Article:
At a time when civil liberties have been eroded and unemployment has exceeded Great Depression levels, nano technology provides the ability to reanimate the recently dead. Far from zombies, but nothing like their former selves, “Revivants” are a ready source of cheap labor able to perform simple, routine tasks. Great news for some sectors, but for many, the economic and social impact is devastating.working-stiffs-sci-fi-2-draft

Enter Joe Warren—an unemployed college dropout, who is self-absorbed and disinterested in the world’s problems. All Joe wants is a job, food on his table, and a cure for his girlfriend’s lingering illness. What Joe gets is a stint in jail with a bunch of self-proclaimed freedom fighters, and forced to become an informant by federal government agents.

Joe is forced to examine his me-first attitude, and in the process learns that some things just might be worth fighting—or dying—for.

Release Date: March 21st, 2017!

(Ask me how to get a free Advanced Review Copy in exchange for an Amazon review.)

Y’all ready for this? Here’s a sneak peek at Working Stiffs, coming sometime in March. Unless stuff happens and then, you know, whatever…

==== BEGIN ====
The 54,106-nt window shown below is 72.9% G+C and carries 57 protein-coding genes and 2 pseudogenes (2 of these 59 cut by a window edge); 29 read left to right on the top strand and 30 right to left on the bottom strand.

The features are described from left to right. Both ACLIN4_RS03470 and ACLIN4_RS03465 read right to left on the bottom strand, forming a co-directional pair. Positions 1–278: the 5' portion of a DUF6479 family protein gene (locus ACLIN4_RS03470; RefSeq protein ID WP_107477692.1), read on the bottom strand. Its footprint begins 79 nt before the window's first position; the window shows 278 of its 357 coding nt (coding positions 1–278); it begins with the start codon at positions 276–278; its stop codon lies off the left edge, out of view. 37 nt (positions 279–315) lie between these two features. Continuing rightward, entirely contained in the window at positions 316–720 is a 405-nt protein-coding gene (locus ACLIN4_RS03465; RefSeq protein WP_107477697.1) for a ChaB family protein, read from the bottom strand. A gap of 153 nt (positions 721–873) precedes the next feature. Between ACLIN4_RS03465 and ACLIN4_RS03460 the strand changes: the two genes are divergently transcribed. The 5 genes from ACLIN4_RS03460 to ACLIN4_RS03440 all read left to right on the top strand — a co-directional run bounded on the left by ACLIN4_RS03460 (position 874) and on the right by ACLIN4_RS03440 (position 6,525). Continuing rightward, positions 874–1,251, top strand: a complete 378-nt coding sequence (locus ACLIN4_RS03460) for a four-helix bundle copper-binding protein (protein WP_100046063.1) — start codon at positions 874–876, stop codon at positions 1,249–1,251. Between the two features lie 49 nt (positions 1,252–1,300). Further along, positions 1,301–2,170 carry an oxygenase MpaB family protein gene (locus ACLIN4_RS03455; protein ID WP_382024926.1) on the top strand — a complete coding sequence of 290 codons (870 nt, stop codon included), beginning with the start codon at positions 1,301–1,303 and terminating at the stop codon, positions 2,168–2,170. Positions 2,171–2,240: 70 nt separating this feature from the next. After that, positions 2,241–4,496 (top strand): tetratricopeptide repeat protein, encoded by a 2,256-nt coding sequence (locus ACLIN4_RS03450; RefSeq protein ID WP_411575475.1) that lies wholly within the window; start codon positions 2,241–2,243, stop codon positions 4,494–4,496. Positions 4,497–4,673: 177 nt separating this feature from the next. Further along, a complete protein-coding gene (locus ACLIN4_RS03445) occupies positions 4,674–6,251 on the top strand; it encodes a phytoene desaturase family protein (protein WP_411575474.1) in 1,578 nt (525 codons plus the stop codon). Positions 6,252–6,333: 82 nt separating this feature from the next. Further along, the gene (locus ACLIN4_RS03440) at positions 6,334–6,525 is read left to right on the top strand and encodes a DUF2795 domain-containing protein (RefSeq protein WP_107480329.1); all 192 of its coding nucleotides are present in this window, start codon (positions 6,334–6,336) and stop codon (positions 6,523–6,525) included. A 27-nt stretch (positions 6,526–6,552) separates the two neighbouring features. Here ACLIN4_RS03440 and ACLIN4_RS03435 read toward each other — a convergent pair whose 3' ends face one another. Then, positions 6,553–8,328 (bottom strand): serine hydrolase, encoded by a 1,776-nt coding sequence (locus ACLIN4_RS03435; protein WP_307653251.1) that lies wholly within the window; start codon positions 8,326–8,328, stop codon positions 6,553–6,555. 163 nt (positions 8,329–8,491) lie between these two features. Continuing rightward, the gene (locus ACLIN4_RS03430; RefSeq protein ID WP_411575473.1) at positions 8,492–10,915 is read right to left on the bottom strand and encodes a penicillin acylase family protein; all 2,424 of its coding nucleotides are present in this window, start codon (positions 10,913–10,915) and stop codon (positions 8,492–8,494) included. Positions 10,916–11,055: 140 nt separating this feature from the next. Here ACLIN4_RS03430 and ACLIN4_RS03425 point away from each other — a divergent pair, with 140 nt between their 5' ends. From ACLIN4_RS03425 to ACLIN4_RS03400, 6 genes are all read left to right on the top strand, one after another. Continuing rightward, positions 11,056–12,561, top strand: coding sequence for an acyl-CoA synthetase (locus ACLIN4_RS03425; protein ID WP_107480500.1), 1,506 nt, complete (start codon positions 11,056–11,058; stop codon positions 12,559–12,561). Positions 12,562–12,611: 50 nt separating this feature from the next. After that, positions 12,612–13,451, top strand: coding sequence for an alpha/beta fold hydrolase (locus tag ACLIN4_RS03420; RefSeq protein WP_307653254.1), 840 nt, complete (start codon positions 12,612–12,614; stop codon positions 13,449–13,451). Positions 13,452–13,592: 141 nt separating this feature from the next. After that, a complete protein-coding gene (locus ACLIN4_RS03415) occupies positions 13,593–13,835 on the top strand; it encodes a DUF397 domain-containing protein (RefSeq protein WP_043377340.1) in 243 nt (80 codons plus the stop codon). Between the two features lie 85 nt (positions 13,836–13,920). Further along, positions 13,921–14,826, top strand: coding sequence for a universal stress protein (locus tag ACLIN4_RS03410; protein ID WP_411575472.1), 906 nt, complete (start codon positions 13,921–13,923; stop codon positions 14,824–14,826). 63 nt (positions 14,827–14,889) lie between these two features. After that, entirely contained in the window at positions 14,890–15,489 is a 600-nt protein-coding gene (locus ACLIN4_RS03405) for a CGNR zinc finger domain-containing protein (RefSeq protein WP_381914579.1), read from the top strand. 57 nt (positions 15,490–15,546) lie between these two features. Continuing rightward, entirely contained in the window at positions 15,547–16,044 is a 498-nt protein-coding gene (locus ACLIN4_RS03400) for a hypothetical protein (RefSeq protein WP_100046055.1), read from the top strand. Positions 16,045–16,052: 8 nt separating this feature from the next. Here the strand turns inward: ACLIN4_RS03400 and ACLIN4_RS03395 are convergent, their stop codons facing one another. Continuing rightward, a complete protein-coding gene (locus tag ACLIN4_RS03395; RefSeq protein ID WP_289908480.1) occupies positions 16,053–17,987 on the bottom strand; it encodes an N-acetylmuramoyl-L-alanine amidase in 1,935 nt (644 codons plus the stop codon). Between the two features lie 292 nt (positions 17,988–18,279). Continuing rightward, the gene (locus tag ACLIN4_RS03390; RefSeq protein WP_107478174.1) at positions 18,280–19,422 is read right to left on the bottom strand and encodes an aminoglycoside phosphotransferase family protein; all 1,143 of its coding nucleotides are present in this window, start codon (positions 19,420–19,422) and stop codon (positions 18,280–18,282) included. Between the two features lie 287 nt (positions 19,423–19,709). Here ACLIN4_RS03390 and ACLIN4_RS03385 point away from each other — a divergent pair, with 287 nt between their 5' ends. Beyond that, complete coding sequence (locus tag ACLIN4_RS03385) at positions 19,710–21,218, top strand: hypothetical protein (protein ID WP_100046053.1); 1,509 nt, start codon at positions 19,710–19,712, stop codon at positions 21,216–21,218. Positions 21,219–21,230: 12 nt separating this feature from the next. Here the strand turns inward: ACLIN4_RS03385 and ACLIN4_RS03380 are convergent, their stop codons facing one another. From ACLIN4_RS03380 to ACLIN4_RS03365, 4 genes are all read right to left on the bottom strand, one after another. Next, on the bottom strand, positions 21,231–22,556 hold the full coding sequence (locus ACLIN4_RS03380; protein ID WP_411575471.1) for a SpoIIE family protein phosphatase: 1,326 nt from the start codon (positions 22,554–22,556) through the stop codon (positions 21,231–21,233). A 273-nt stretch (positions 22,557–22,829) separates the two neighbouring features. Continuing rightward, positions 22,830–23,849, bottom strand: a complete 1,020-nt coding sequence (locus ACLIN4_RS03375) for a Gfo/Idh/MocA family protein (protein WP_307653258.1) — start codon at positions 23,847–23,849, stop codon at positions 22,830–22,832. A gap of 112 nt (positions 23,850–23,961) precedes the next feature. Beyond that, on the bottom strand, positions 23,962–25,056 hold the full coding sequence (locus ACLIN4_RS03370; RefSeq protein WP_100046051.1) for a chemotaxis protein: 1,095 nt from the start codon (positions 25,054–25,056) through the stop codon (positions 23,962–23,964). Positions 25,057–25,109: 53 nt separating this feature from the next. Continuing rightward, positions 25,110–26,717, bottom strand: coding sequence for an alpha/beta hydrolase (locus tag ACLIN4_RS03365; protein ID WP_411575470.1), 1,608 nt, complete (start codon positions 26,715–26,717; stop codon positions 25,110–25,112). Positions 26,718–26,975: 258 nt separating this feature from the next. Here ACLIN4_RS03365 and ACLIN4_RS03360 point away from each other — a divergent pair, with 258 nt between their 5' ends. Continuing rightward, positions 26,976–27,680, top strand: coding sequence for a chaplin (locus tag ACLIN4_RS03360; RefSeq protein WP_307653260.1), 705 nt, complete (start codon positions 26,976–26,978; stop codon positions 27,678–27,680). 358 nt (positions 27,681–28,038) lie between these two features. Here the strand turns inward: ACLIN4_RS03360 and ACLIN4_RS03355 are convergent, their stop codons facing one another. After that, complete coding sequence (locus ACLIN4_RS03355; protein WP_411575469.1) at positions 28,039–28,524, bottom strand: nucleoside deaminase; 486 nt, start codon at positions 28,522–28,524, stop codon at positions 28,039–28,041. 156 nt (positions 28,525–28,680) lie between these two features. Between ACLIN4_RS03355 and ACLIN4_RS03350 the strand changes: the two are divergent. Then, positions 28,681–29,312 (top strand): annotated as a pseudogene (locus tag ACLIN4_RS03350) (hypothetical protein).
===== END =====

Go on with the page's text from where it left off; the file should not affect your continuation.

Chapter 1:  First Class Felony

 

The three dead guys on the freight elevator had a personal odor reminiscent of vomit with an undertone of road kill.

“You freaks need to stand in the rain, you know that? Take a shower.”

My formerly-living companions swayed with the motion of the elevator, but kept their thoughts on hygiene to themselves. One of three, his name tag read “Larry,” belched—an editorial comment or random gas bubble?  Hard to say. working-stiffs-sci-fi-2-draft

Sixty-seven more floors of asphyxiation. Why their owner didn’t wash down his

Revivants was a mystery. They didn’t decay like regular dead people; it they did, body parts would be strewn around the city like the remnants of a jihadi bomb factory.

Take shallow breaths.

I adjusted my stolen waiter’s jacket to hide Grandpa’s old, bullet-firing pistol. The weapon made my pants sag.  Since I quit eating anything more solid than tomato soup prepared from ketchup packets, everything—including a sudden change in barometric pressure—made my pants slide down.

Dampness blotched the jacket’s red sleeve from the cold sweat off my forehead.  C’mon, Joe, pull it together.

Two of the Revvies rode in silence. Larry, the talker, vaguely resembled a classic comedian from the early 2000’s.  The hell was his name?  A funny guy, I’d caught some of his stuff in all the old bootleg videos Grandpa made me watch.

Jay Leno.  

Unlike Jay, Larry knew only one joke.

The dead comedian leered over my shoulder and, in a zombie voice, moaned, “B-b-bbrainssss!”

“That wasn’t funny the last six times you said it. You’re not a zombie.”

Larry laughed, a sound like an old gas-powered car trying to start on a cold day, “Hhnhhhnh-hhnh.”  He wore a unisex coverall, once brilliant red, now faded to Pepto Bismol pink.

The nametag curled, unstuck at one corner.

“Keep your day job,” I grumbled.